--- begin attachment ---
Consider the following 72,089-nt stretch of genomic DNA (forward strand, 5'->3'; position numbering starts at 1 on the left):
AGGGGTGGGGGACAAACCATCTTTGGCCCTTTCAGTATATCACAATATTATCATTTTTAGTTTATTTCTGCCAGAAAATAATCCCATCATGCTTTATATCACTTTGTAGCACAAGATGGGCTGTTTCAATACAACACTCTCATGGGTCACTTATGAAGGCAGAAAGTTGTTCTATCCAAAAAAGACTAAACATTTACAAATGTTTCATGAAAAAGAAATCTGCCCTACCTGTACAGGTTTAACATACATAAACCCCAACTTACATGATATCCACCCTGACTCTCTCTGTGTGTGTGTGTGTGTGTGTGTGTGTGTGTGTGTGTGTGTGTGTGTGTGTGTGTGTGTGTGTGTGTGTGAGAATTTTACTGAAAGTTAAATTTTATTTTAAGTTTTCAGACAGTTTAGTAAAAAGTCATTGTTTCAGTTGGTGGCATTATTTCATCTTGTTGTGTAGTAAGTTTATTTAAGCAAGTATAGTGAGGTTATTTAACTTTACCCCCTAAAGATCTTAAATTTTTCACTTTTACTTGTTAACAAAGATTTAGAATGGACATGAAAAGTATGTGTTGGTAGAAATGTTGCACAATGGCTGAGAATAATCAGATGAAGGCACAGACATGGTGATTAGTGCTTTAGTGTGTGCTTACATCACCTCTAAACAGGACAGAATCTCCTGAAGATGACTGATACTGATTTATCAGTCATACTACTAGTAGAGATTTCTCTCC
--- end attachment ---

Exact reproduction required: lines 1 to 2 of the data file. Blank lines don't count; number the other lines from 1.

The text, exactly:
Consider the following 72,089-nt stretch of genomic DNA (forward strand, 5'->3'; position numbering starts at 1 on the left):
AGGGGTGGGGGACAAACCATCTTTGGCCCTTTCAGTATATCACAATATTATCATTTTTAGTTTATTTCTGCCAGAAAATAATCCCATCATGCTTTATATCACTTTGTAGCACAAGATGGGCTGTTTCAATACAACACTCTCATGGGTCACTTATGAAGGCAGAAAGTTGTTCTATCCAAAAAAGACTAAACATTTACAAATGTTTCATGAAAAAGAAATCTGCCCTACCTGTACAGGTTTAACATACATAAACCCCAACTTACATGATATCCACCCTGACTCTCTCTGTGTGTGTGTGTGTGTGTGTGTGTGTGTGTGTGTGTGTGTGTGTGTGTGTGTGTGTGTGTGTGTGTGTGAGAATTTTACTGAAAGTTAAATTTTATTTTAAGTTTTCAGACAGTTTAGTAAAAAGTCATTGTTTCAGTTGGTGGCATTATTTCATCTTGTTGTGTAGTAAGTTTATTTAAGCAAGTATAGTGAGGTTATTTAACTTTACCCCCTAAAGATCTTAAATTTTTCACTTTTACTTGTTAACAAAGATTTAGAATGGACATGAAAAGTATGTGTTGGTAGAAATGTTGCACAATGGCTGAGAATAATCAGATGAAGGCACAGACATGGTGATTAGTGCTTTAGTGTGTGCTTACATCACCTCTAAACAGGACAGAATCTCCTGAAGATGACTGATACTGATTTATCAGTCATACTACTAGTAGAGATTTCTCTCC